Kevin Bacon: Money is Hard for Creative People

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Wealthsimple is a whole new kind of investing service. This is the latest installment of our recurring series “Money Diaries,” where we ask interesting people to open up about the role money has played in their lives.

After high school, I moved to New York City. That’s what I did. I didn’t have anything lined up, and I started working in restaurants, first as a busboy, and then as a waiter. My relationship with money was very loose. I had no budget, no savings, no credit cards, and no bank accounts. I was a cash-only kind of guy. I’d get paid out at the end of the night, spend some of it at the bar, wake up the next day, and check my pockets to see how much money I had left. There was never a budget or any kind of longer-term financial plan. I’d make money, spend it, pay rent, spend more money, and hope that when the end of the month came around, I’d have enough to put up another month’s rent.

You have to have a kind of responsibility with money, and to a certain extent, I still struggle with that.

That was kind of my first adult work experience. But in a way, the most formative job was my first one. I was sixteen. It was in a warehouse where we packed and shipped medical books. I worked out on the loading dock. When an order came in, we’d locate various boxes of books in the warehouse, pile them on pallets, use the forklift to load them onto a truck, and then do the whole thing over and over again.

I wasn’t the kind of kid who exercised. I was never an athlete. And this was constant heavy lifting. You’d check out the order slip, pack books into boxes, load boxes onto a pallet, load pallets onto a truck. Then another truck pulls up—over and over again. It was a repetitive job. But there was an interesting dynamic with the guys I worked with. They had a hard edge and initially saw kids like me as soft fucks who’d slow things down and get in their way—waste their time and make their jobs harder. They didn’t haze us, but they showed little interest or respect for any of us until we proved ourselves worthy of it.

Here’s the thing, though. I have a really strong work ethic. And the guys there, they figured that out within a couple of weeks. The job itself had no inherent meaning to me—we were just moving pallets of books around—but working hard and earning those guys’ respect meant a lot, so I found a way to make it happen.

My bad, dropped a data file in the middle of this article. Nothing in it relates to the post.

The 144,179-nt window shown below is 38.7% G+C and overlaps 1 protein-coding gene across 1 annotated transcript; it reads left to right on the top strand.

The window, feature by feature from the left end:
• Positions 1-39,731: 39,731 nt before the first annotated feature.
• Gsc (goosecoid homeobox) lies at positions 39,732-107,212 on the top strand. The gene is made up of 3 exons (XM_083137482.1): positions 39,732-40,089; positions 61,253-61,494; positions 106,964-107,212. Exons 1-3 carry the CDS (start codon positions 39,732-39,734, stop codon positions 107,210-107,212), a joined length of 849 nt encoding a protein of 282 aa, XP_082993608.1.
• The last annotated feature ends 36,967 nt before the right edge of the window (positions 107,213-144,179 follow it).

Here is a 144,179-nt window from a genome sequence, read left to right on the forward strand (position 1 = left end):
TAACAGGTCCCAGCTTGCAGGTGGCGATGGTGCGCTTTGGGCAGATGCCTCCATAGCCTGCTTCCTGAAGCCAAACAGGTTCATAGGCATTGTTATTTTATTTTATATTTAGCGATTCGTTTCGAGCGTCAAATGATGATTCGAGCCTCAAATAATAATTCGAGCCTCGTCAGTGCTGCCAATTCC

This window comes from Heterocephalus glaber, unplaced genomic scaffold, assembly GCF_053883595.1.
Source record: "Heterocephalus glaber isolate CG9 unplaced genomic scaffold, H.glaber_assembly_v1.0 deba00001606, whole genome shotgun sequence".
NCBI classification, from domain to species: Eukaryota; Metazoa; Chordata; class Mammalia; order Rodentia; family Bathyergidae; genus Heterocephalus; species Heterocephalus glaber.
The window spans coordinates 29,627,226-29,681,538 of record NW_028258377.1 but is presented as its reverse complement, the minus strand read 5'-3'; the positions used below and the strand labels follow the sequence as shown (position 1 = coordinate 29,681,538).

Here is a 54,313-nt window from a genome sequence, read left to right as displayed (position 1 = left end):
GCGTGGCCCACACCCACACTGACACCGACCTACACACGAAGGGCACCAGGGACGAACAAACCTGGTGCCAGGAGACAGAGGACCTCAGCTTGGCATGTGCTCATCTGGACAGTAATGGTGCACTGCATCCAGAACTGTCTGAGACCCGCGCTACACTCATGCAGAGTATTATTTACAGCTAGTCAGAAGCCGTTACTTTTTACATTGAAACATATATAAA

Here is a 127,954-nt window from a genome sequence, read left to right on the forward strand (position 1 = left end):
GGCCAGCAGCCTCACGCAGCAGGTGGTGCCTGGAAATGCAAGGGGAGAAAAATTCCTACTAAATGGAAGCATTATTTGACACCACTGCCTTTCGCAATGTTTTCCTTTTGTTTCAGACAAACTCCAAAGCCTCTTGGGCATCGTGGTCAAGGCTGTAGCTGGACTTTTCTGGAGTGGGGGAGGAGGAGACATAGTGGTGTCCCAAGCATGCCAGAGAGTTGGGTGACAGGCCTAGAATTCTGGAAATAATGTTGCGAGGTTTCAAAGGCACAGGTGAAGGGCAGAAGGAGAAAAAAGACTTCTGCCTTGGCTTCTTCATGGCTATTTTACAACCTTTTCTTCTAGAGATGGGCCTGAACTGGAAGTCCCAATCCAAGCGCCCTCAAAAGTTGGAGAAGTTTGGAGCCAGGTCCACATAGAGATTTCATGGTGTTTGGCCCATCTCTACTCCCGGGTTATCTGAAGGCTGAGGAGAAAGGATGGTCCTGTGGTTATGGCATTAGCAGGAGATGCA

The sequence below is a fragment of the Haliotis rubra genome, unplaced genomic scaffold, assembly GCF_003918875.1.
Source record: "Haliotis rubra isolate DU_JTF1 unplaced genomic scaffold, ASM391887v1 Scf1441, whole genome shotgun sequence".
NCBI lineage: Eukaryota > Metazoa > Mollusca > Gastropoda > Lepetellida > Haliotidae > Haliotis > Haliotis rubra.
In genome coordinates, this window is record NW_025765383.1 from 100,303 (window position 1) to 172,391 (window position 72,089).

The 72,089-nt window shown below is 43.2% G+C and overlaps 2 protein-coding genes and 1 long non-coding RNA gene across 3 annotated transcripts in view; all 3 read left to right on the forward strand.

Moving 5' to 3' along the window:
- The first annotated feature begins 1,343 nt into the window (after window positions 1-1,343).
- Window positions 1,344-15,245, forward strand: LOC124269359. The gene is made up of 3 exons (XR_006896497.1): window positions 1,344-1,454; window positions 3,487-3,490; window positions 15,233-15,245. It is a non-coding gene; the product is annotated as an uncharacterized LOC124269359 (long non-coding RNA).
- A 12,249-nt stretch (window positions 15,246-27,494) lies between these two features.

There’s a kind of joy in seeing something in a store and pulling out the cash to buy it for yourself.

Decades later, I still think that experience was really meaningful. At the book warehouse, you couldn’t help but watch the clock. An eight-hour day felt interminable. But now when I’m working on a movie, we usually work fourteen-hour days; an eight-hour day goes like wildfire. It’s nice to know that if I could load books for eight hours, I can handle acting for fourteen.

My parents weren’t wealthy, and they didn’t really teach us much about money. We just kind of assumed we’d have enough to get by, and we always had food to eat. My dad was a pretty old guy, and after he retired, I remember him trying to figure out how to make money. He hadn’t planned for retirement. So, without much guidance, it took me a long time to come around to the idea that you have to have a kind of responsibility with money, to keep an eye on it. To a certain extent, I still kind of struggle with it.

You sometimes hear about an actor whose business manager walked away with millions of dollars. I’ve learned to keep a closer eye.

My advice is for people to understand the basics—where their money is and how much is there. It’s tempting to hand off your finances and let someone else do all the work, to say to them, “Hey, you take care of it.” But it’s important to be watchful with investments and stay personally involved. You sometimes hear about an actor or musician whose business manager has walked away with millions of dollars that didn’t belong to them. I’ve learned to keep a closer eye. Understanding money may not be everyone’s idea of a good time, but it’s a necessary evil. If you’re a creative person who doesn’t understand money easily, you may not want to admit how essential it is. But ultimately if you stick your head in the sand, you’ll be sorry.

These days, I still like having cash in my hands—I never walk around with less than $200 or $300. In some ways, I’m still a cash-only guy, like I was in my restaurant days. There’s a kind of joy in seeing something in a store and being able to pull the cash out of your pocket and buy it for yourself.

I was outside of Tulsa, Oklahoma, not too long ago, and I Googled this giant guitar store in a tiny little town. It was closed for the day, but the owner answered the phone and said he’d open back up. I dropped by and found this beautiful old Gibson guitar. I had one already, but this one spoke to me—it was really special. It wasn’t particularly expensive—I was able to pay for it with the cash in my pocket—but it had incredible value to me. It’s important to me to invest in things that have meaning. It’s something I’ve already gotten a lot of use out of and am going to treasure for a long, long time.

As told to Davy Rothbart exclusively for Wealthsimple. Illustration by Jenny Mörtsell. We make smart investing simple and affordable.

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